“There’s an urban renaissance happening right now in America,” I heard someone on the radio say last week. I had to pause for a second. In a way, they were right. People seem to be flocking to cities and metropolitan areas. I wanted to nod my head in agreement to the person on the air.
But I just could not stop the words from coming out of my mouth, “No, it’s a community renaissance, not an ‘urban’ renaissance.”
It’s true, people are moving closer to cities and metropolitan areas. However, something larger is at play in this country.
Every generation or so, we go through a “reset”, as Richard Florida calls them in his 2010 book “The Great Reset“. Essentially, Florida says, after every major economic turn in our history, we have adjusted how and where we live. We’ve got from cities to farms, back to cities, to suburbs, and now back to cities. It’s a cycle we can’t seem to kick, almost as if we’re in a perpetual loop of trying to decide if we want a lawn or not. The latest “reset” came at the end of the 2008 financial recession which we’re just now emerging from. The Great Recession caused many of us to reevaluate our transportation habits, the ability to buy/sell a home, and our core needs. As a country, we moved out of the suburbs and into apartment high rises, townhomes and condos; we began biking where ever we could; we became much more dependent on our immediate surroundings.
At the same time, cities of all sizes were forced to take an honest look at their assets and figure out new ways to lift their communities out of an economic funk. Over the past ten years we’ve seen the emergence of new metropolitan partnerships between cities and their neighbors, a trend well documented by Bruce Katz and Jennifer Bradley in “The Metropolitan Revolution“. We found strength in collaboration with each other. By looking internally at their communities, cities and towns were able to honestly admit their strengths and weaknesses, and then lend their talents to other communities who could alternatively leverage their strengths to fill the other’s weakness. The root of this trend began long before the Great Recession, but the result up until recently were collaborations focused on one area (e.g. the Research Triangle Park in North Carolina). What has happened recently is a new angle on the role metro areas should play in the lives of residents and businesses.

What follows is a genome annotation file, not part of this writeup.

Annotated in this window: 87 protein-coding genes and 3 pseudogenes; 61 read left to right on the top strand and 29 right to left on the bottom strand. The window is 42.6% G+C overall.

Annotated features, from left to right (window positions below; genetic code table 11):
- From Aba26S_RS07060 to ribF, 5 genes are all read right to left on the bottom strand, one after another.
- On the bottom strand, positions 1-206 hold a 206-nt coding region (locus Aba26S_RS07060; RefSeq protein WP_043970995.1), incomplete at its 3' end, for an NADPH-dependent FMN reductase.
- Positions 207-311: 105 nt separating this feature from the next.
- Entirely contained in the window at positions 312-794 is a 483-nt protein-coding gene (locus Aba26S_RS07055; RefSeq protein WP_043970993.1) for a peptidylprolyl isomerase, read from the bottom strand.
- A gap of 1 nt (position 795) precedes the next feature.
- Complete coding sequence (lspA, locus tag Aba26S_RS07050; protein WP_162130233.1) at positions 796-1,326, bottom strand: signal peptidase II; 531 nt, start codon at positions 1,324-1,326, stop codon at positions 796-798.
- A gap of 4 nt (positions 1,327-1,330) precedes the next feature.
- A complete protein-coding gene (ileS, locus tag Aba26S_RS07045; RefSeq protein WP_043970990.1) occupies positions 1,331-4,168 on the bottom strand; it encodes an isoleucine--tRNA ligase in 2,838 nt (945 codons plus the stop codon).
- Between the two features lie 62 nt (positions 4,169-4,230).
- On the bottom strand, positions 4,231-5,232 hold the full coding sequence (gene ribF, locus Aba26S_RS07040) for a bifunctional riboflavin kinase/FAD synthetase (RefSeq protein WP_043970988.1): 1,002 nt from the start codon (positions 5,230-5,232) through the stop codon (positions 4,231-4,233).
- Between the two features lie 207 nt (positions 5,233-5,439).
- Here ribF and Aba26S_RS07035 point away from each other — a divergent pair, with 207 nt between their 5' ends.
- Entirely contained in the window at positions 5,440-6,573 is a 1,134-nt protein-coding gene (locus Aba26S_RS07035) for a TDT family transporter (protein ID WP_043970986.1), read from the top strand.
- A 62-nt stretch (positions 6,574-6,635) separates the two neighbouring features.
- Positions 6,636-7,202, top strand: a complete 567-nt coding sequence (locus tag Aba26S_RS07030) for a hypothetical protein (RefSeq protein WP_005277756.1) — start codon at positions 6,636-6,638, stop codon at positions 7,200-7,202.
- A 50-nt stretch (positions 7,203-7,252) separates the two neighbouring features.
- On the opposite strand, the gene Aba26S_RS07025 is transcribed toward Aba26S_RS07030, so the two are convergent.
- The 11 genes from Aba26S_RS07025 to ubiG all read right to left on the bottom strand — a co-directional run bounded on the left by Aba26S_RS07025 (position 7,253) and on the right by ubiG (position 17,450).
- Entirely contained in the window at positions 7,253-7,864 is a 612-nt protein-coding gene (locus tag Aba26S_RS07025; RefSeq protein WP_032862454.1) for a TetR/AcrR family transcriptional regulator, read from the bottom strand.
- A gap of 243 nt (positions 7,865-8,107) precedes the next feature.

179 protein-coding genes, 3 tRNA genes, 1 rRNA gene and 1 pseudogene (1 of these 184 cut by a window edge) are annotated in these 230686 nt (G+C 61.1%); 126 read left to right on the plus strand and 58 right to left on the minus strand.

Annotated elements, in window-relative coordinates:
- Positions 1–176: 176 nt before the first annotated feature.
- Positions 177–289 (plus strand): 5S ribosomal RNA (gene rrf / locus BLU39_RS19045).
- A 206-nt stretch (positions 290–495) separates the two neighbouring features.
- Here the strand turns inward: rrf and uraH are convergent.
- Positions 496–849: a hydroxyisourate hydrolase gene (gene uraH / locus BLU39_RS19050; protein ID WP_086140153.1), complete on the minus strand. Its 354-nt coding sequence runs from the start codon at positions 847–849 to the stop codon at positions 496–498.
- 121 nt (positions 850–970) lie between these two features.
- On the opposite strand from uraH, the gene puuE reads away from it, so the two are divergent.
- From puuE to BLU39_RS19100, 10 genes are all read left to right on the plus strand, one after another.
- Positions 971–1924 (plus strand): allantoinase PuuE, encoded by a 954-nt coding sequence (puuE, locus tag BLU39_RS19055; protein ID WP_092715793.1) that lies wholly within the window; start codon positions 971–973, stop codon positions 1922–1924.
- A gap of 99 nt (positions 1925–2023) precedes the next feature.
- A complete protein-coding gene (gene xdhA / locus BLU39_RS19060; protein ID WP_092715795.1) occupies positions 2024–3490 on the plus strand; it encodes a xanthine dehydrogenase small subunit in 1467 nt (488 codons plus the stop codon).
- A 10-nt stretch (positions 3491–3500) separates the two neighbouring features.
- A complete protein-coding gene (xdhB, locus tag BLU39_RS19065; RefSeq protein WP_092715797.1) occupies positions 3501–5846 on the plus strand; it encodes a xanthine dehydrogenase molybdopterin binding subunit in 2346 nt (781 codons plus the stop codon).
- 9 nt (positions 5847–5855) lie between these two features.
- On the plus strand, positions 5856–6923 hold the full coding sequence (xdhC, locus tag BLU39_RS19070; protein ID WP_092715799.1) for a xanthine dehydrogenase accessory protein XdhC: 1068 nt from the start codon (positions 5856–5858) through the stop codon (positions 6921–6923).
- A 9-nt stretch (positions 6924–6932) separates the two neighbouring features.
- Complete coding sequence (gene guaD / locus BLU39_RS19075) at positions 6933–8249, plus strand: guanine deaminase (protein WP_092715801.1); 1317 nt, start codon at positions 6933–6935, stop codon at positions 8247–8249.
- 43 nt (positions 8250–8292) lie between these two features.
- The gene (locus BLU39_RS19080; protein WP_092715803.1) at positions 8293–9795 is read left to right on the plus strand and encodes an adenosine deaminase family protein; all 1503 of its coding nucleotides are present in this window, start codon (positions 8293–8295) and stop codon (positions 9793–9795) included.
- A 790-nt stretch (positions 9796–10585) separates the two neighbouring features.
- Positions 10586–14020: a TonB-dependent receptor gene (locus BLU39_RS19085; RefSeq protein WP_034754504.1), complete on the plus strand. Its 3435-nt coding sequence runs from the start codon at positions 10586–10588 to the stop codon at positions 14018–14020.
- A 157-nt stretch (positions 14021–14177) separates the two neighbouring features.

No longer are we looking outward for solutions to every problem, we’re looking internally.
The need to be close to our resources has driven us to congregate around communities, not just cities.
A community should not be confused with a city. A community knows no city limits, a community is not a unit of government, a community is not on a map. A community is defined as “a group of people living in the same place or having a particular characteristic in common.” A community exudes a sense of belonging.
We are moving closer to our family and friends. We are moving into smaller homes, forcing us out on to the streets and into our parks more often. We are shopping at farmer’s markets, not because we want to, but for many of us because we have to. We’re riding public transportation more than ever. We’re “eating local” more than ever. We’re opening more small businesses and nonprofits than ever before. Our new love of living closer to each other is forcing our downtown districts to stay open longer, meaning more opportunity for local businesses to flourish. Main Streets of all sizes are being revitalized and improved upon. A sense of community pride is driving us all to volunteer more. Our entire way of living is changing. We’re creating a new economy – a community economy.
We’re not looking for urban areas to live, we’re looking for communities. We don’t care how big or how small.